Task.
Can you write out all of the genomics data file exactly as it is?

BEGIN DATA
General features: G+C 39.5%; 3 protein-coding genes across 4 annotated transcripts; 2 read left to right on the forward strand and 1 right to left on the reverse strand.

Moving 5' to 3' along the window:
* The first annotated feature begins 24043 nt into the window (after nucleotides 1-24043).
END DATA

General features: G+C 39.5%; 3 protein-coding genes across 4 annotated transcripts; 2 read left to right on the forward strand and 1 right to left on the reverse strand.

Moving 5' to 3' along the window:
* The first annotated feature begins 24043 nt into the window (after nucleotides 1-24043).